U.S. President Barack Obama has chastised U.S. Republicans for warming to Russian President Vladimir Putin, following the lead of President-elect Donald Trump.
Obama cited a recent poll that found that 37 percent of self-identified Republicans had a favorable view of the Russian leader, although 47 percent retained the party's traditionally unfavorable view. By contrast, the public opinion survey found that 74 percent of U.S. Democrats viewed Putin unfavorably.
"Ronald Reagan would roll over in his grave," Obama said at his year-end press conference at the White House on December 16.
"Some of the people who historically have been very critical of me for engaging with the Russians and having conversations with them also endorsed the President-elect [Donald Trump], even as he was saying that we should stop sanctioning Russia and being tough on them, and work together with them against our common enemies," Obama said.
"He was very complimentary of Mr. Putin personally. That wasn't news," Obama continued. "The president-elect during the campaign said so. And some folks who had made a career out of being anti-Russian didn't say anything about it. And then after the election, suddenly they’re asking, well, why didn't you tell us that maybe the Russians were trying to help our candidate? Well, come on."
Obama called Russia a smaller and “weaker” country than the United States, saying it "does not produce anything that others want to buy" except oil, natural gas, and military weaponry.
"The Russians can't change us or significantly weaken us," Obama said. "They are a smaller country. They are a weaker country. Their economy doesn’t produce anything that anybody wants to buy, except oil and gas, and arms. They don't innovate."
But Obama said Russia can "impact" the United States if Americans "lose track of who we are. They can impact us if we abandon our values" and if Americans "start buying into notions that it's okay to intimidate the press, or lock up dissidents, or discriminate against people because of their faith or what they look like."
While Reagan viewed what was then the Soviet Union as an "evil empire," Trump has departed sharply from Republican orthodoxy in saying he wants to mend relations with Russia and work with the Kremlin to defeat terrorists.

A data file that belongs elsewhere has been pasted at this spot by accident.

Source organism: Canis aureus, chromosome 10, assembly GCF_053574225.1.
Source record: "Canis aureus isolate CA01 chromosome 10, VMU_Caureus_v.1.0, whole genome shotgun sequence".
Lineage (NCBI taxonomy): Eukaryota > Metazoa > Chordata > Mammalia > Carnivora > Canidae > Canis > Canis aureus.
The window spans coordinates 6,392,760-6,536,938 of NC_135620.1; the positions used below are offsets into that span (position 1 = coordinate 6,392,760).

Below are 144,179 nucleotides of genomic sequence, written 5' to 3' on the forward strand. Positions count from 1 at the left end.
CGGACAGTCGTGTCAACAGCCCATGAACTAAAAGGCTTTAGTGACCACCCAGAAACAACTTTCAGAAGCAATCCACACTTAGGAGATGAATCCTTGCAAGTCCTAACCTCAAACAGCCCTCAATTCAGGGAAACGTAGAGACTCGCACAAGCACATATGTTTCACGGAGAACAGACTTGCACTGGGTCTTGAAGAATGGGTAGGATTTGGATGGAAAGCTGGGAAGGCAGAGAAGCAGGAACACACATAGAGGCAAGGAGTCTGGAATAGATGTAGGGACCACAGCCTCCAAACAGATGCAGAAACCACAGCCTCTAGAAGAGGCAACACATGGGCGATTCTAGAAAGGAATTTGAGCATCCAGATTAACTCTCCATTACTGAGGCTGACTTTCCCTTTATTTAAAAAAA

Trump named ExxonMobil CEO Rex Tillerson, a friend of Putin's, as his choice for secretary of state.
Some prominent Republicans in Congress continue to take a hard line toward Russia, however, including Senate Armed Services Committee Chairman John McCain (Republican-Arizona) and Lindsey Graham (Republican-South Carolina).
Addressing the postelection controversy over Russian campaign of e-mail hacking, Obama strongly defended his administration's response, including his refusal before the voting to ascribe motive to the meddling or to discuss now what effect it might have had.
Obama said that he confronted Putin at a Group of 20 summit in China in September over the Russian hacking campaign, telling the former KGB chief to "cut it out."
Obama noted that the United States could retaliate, saying "whatever they do to us, we can potentially do to them."
Asked to state unequivocally whether he thinks Putin ordered Russian hacking attacks against the Democratic National Committee and Democratic candidate Hillary Clinton's campaign chief John Podesta in order to help Trump win the U.S. presidential election, Obama said: "Not much happens in Russia without Vladimir Putin. This is a pretty hierarchical operation. Last I checked, there's not a lot of debate and democratic deliberation, particularly when it comes to policies directed at the United States."
"We have said, and I will confirm, that this happened at the highest levels of the Russian government," Obama continued. "And I will let you make that determination as to whether there are high-level Russian officials who go off, rogue, and decide to tamper with the U.S. election process without Vladimir Putin knowing about it."